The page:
Religious freedom remains at risk, lawyer says
The priest, José Merced, was represented by Eric Rassbach, National Litigation Director at The Becket Fund for Religious Liberty — a Washington-based civil rights law firm that protects the free public expression of all religious traditions, including Buddhists, Christians, Hindus, Jews, Muslims, Sikhs, and many others.
In an opinion article published by the Wall Street Journal, Rassbach explains his motivation for supporting Merced’s case:
The simple fact is that freedom of religion doesnâ€™t mean much if it protects only those beliefs that the government, or the general populace, decides it likes.
It is first and foremost unpopular beliefs that need the protections afforded by the First Amendment and international human rights treaties like the Universal Declaration of Human Rights. […] No student of history could disagree. A constant in world history has been the marriage of despotism and the suppression of conscience. […] Freedom of religion is no less endangered today. […]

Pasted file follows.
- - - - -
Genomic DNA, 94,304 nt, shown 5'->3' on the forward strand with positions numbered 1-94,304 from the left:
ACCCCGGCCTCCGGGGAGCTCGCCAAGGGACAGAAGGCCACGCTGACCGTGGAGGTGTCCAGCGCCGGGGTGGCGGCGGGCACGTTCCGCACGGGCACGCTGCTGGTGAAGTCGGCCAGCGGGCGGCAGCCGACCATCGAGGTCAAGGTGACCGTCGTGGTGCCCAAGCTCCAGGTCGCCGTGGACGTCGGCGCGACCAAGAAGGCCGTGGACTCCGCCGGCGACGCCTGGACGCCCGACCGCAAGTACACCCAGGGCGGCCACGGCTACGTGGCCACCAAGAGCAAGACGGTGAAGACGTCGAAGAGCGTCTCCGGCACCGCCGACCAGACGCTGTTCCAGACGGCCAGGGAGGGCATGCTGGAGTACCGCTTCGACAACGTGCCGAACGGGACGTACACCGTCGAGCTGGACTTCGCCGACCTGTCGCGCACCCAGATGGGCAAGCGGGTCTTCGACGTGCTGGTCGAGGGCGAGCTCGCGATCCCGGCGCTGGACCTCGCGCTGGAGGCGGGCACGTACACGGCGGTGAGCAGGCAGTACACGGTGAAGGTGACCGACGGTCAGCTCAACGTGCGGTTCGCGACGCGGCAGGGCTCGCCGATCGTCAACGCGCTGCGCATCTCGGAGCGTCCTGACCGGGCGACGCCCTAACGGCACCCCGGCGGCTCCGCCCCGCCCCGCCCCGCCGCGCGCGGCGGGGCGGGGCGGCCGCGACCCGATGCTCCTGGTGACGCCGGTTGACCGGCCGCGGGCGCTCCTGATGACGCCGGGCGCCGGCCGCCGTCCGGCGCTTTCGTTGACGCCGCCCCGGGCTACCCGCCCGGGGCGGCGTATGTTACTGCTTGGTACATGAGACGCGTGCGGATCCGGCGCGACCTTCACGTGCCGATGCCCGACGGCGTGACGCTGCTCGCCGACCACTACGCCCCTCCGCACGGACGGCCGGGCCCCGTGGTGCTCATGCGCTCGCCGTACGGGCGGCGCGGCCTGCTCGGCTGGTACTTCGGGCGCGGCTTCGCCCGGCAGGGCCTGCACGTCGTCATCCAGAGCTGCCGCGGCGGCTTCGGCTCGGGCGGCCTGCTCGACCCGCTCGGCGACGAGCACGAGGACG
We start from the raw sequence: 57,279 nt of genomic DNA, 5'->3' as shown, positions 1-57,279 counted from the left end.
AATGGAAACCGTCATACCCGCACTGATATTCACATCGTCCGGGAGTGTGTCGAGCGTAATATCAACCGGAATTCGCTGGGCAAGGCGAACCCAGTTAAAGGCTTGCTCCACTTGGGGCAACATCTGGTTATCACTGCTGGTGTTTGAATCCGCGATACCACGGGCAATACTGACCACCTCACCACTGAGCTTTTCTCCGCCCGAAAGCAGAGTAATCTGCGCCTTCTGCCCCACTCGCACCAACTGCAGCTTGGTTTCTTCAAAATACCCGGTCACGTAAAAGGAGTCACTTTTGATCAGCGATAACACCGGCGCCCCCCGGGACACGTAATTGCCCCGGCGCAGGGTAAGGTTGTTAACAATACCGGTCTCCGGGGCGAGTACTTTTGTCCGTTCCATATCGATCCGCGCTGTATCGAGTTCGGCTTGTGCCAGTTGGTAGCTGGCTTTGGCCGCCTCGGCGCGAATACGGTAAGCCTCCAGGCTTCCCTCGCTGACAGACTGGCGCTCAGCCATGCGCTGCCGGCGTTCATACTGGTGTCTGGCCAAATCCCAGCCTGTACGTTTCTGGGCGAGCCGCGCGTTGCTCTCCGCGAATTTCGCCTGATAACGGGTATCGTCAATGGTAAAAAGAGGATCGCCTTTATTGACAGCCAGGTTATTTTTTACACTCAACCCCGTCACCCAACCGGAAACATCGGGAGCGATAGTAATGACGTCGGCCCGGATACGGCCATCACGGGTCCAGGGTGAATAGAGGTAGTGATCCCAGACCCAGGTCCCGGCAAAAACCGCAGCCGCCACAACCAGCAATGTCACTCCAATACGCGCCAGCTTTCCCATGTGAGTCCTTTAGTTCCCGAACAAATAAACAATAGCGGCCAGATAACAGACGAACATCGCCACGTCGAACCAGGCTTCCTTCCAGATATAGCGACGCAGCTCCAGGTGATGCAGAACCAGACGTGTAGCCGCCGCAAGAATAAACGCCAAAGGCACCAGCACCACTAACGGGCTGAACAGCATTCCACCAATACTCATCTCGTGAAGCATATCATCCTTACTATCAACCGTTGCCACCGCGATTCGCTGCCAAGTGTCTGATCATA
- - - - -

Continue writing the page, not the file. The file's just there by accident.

Religious freedom will remain at risk, even in the United States, for as long as one group of people is tempted to employ state power to suppress another groupâ€™s peaceful attempts to act on conscience.
Rassback also writes, “The Court did not decide whether Mr. Mercedâ€™s beliefs were right or wrong, orthodox or unorthodox. It simply held that as long as he is not endangering public health or safety, the government had to leave those beliefs up to him and his gods.”
He says that others do have the religious liberty to try and convince Mr. Merced that his beliefs are in error — and that’s the point: persuation, not state coercion.
But the ‘state’ often walks a fine line where religious liberty is concerned. Take, for instance, the legality — or illegality — of the cultivation, harvesting, or consumption of peyote in the U.S. and elsewhere. Here the law allows for the religious freedom of some people, while deying it to others.
Meanwhile, a unanimous Supreme Court decision on in February 2006 gave a small religious sect the right to keep importing a hallucinogenic tea, central to its ritual observance, that the government wants to ban as a controlled substance under federal narcotics law.
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